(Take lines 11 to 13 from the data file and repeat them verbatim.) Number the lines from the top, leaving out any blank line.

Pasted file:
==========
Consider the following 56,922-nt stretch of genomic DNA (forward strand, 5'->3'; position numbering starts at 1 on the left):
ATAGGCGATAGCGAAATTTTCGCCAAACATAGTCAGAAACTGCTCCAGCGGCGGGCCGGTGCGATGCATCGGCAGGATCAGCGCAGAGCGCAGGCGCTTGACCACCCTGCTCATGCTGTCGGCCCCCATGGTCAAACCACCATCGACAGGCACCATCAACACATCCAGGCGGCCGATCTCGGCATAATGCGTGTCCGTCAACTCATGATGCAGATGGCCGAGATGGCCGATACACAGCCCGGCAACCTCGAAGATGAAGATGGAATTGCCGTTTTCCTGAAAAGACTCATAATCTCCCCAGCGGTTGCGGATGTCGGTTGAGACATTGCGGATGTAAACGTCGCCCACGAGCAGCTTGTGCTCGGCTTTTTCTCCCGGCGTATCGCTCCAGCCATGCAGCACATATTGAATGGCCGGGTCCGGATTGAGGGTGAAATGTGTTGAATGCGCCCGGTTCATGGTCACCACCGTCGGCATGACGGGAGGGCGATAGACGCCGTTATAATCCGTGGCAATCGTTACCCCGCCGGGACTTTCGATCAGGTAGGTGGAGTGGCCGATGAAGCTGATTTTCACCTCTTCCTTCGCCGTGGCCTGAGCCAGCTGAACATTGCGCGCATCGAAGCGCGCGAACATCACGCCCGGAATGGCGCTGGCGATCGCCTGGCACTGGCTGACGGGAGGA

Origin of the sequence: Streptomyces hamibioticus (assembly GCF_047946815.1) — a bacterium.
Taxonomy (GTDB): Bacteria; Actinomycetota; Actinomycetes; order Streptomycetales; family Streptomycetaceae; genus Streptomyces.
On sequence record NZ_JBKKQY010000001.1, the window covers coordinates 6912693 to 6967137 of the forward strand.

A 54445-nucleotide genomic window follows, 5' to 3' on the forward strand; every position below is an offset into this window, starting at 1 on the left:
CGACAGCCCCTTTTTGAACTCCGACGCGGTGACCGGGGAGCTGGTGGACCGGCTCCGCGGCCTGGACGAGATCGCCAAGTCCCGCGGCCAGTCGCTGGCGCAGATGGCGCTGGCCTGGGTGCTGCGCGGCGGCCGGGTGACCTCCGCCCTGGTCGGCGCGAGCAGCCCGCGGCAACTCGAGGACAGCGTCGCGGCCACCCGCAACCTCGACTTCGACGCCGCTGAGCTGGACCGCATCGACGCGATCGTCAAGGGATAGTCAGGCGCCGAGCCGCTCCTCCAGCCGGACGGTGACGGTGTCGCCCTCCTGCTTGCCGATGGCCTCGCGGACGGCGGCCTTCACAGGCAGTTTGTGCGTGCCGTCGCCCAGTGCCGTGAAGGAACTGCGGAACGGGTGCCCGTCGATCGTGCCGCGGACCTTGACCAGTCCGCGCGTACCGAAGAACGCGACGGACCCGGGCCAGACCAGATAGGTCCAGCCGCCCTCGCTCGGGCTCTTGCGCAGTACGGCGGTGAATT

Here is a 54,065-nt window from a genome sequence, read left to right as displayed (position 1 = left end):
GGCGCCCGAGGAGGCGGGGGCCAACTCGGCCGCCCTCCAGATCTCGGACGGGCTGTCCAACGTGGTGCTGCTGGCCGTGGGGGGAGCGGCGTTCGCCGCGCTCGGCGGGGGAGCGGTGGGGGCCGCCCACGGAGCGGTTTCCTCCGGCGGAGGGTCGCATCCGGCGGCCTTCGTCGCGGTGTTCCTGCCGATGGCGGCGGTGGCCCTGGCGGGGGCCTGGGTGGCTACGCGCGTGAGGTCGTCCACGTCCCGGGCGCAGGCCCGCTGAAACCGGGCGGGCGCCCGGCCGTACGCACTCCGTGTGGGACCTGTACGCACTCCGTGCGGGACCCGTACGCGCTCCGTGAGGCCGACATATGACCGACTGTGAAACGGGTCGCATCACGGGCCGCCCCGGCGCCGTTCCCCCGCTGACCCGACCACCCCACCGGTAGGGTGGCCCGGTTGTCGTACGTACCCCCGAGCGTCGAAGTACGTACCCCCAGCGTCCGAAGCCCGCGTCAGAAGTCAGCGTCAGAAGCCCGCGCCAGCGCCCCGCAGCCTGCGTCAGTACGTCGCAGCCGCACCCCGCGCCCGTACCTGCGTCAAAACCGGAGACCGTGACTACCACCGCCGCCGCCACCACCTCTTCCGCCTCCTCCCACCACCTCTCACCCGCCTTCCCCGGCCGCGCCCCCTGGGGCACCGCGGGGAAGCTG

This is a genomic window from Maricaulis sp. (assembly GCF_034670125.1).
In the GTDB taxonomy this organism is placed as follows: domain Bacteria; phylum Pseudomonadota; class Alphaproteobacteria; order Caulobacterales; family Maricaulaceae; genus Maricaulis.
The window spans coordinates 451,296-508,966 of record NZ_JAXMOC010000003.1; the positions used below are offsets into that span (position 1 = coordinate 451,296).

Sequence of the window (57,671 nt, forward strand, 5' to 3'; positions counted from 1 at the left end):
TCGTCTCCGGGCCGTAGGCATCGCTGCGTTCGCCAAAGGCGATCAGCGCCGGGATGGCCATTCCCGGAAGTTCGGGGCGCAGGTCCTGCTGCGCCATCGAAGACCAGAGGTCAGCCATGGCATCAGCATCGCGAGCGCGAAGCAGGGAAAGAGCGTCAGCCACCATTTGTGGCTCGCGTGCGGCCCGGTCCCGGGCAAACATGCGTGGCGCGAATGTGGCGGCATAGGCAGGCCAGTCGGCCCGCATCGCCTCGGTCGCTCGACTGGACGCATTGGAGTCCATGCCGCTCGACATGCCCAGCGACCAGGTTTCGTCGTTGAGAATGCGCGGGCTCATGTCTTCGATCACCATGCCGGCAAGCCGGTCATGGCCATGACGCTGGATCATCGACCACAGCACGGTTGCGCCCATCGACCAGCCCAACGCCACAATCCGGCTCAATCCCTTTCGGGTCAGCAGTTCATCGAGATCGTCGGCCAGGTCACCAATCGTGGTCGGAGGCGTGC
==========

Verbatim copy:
In the GTDB taxonomy this organism is placed as follows: domain Bacteria; phylum Pseudomonadota; class Alphaproteobacteria; order Caulobacterales; family Maricaulaceae; genus Maricaulis.
The window spans coordinates 451,296-508,966 of record NZ_JAXMOC010000003.1; the positions used below are offsets into that span (position 1 = coordinate 451,296).

Sequence of the window (57,671 nt, forward strand, 5' to 3'; positions counted from 1 at the left end):